In general, banks tend to take advantage of a higher rate environment to increase their profits by charging higher rates to borrowers, without necessarily offering better rates to savers.


Last week, mortgage buyer Freddie Mac announced that the average rate on the benchmark 30-year mortgage had fallen to 6.33%. This means that the rate for a typical home loan is still about twice as expensive as it was a year ago.

Mortgage rates do not always move in tandem with the Fed’s benchmark rate. Instead, they tend to follow the yield of the 10-year Treasury note.

Sales of existing homes have fallen for nine straight months as borrowing costs have become too much of a hurdle for many Americans who are already paying far more for food, gas and other necessities.


If you’re financially able to make a home purchase, you’ll likely have more options than at any time in the past year.


Since the Fed began raising rates in March, the average loan for a new vehicle has jumped more than 2 percentage points, from 4.5% to 6.6% in November, according to automotive site Edmunds. com. Used vehicle loans were up 2.1 percentage points to 10.2%. Loan terms for new vehicles average just under 70 months, and have exceeded 70 months for used vehicles.

Most important, however, is the monthly payment, which most people base their car purchases on. Edmunds says since March, it’s increased an average of $61 to $718 for new vehicles. The average payment for used vehicles is up $22 per month to $565.

Edmunds knowledge manager Ivan Drury says financing an average new vehicle with a price tag of $47,000 now costs $8,436 in interest. That’s enough to drive many out of the car market.

“I think we’re actually starting to see that these interest rates, they’re doing what the Fed wants,” Drury said. “They take away the buying power so you can’t buy a vehicle anymore. There will be fewer people who can afford it.

Any rate hike by the Fed will likely be passed on to auto borrowers, though it will be slightly offset by subsidized rates from manufacturers. Drury predicts that prices for new vehicles will start falling next year as demand eases a bit.


Cryptocurrencies like bitcoin have lost value since the Fed started raising rates. The same is true for many previously popular tech stocks.

Higher rates mean that safe assets like Treasuries have become more attractive to investors as their yields have risen. This makes risky assets like tech stocks and cryptocurrencies less attractive.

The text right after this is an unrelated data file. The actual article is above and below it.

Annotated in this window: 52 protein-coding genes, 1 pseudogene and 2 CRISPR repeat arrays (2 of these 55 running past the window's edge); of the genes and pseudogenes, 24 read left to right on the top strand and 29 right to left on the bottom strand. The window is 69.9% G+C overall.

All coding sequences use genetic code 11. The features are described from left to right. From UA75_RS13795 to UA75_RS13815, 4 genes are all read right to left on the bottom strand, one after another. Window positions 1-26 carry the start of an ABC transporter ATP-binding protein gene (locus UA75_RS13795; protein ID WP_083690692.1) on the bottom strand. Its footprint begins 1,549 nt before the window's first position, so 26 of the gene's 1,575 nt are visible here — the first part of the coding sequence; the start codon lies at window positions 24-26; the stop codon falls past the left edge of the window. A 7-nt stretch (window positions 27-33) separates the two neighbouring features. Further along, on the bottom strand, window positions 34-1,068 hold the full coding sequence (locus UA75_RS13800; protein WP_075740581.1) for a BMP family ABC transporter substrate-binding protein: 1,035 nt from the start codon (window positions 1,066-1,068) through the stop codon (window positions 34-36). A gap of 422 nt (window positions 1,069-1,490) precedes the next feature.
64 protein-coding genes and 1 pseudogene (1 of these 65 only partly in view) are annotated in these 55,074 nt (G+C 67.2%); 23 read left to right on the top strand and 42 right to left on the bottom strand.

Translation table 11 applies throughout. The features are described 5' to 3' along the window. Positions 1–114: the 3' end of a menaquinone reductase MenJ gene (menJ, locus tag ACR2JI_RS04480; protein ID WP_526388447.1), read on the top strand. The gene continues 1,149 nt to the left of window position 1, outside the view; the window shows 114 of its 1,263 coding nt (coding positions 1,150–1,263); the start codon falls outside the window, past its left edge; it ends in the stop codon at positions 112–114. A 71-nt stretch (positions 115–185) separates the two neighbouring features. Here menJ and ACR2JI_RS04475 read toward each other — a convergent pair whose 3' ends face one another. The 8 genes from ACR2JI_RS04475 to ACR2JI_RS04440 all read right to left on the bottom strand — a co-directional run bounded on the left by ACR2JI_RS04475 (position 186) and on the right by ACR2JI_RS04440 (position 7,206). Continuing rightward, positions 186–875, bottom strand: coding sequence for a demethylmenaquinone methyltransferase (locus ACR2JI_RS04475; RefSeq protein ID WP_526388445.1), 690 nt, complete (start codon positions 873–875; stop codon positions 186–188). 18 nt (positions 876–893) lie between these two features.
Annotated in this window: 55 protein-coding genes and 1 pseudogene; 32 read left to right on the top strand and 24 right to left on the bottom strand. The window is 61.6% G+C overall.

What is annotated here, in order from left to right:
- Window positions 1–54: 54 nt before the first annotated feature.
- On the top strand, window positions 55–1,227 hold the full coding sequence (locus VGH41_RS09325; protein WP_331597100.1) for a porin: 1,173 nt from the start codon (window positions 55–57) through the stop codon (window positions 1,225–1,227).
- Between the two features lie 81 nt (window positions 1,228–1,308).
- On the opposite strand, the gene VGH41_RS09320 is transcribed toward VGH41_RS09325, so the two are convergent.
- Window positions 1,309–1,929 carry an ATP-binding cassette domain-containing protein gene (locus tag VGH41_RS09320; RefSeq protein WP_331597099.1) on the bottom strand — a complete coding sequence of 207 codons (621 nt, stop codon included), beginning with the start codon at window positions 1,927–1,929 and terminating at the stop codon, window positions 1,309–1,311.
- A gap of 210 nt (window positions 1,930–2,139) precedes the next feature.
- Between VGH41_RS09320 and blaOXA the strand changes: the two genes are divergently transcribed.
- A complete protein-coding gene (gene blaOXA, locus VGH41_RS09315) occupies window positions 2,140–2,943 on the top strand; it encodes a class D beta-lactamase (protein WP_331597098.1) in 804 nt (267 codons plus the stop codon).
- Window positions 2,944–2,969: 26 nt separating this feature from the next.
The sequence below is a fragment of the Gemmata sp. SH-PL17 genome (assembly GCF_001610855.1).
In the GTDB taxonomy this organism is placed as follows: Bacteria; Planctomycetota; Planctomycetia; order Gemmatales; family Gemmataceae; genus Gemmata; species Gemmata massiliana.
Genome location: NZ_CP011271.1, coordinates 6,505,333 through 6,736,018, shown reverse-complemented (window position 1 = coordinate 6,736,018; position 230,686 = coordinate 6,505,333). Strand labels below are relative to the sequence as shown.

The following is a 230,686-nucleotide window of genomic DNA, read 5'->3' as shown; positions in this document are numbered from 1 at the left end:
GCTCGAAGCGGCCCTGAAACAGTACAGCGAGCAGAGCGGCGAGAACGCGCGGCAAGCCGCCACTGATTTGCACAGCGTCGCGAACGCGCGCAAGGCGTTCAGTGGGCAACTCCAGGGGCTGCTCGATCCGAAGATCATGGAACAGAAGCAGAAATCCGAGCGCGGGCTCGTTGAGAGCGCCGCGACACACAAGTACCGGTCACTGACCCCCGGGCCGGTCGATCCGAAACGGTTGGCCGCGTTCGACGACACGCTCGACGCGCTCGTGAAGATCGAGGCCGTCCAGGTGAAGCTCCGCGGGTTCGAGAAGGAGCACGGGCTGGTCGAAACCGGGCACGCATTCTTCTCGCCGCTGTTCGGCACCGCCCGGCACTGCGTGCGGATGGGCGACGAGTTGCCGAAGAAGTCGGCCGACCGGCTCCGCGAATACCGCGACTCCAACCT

Yet bitcoin continues to suffer from issues separate from economic policy. Three major crypto firms have failed, most recently the top-tier FTX exchange, shaking crypto investor confidence.


Some economists argue that layoffs may be needed to slow rising prices. One of the arguments is that a tight labor market fuels wage growth and higher inflation. But the country’s employers continued to hire briskly in November.

“Job postings continue to outpace hiring, indicating that employers are still struggling to fill vacancies,” said Odeta Kushi, economist at First American.


Borrowers taking out new private student loans should be prepared to pay more as rates rise. The current federal loan range is between about 5% and 7.5%.

That said, payments on federal student loans are suspended without interest until the summer of 2023 as part of an emergency measure put in place at the start of the pandemic. President Joe Biden also announced loan forgiveness, of up to $10,000 for most borrowers and up to $20,000 for Pell Grant recipients – a policy that is now being challenged in court.


It looks increasingly unlikely that rates will drop any time soon. On Wednesday, the Fed announced it would raise its rate to around 5.1% early next year — and hold it there for the rest of 2023.


AP Business Writers Christopher Rugaber in Washington, Tom Krisher in Detroit, and Damian Troise and Ken Sweet in New York contributed to this report.


The Associated Press receives support from the Charles Schwab Foundation for educational and explanatory reports aimed at improving financial literacy. The independent foundation is separate from Charles Schwab and Co. Inc. The AP is solely responsible for its journalism.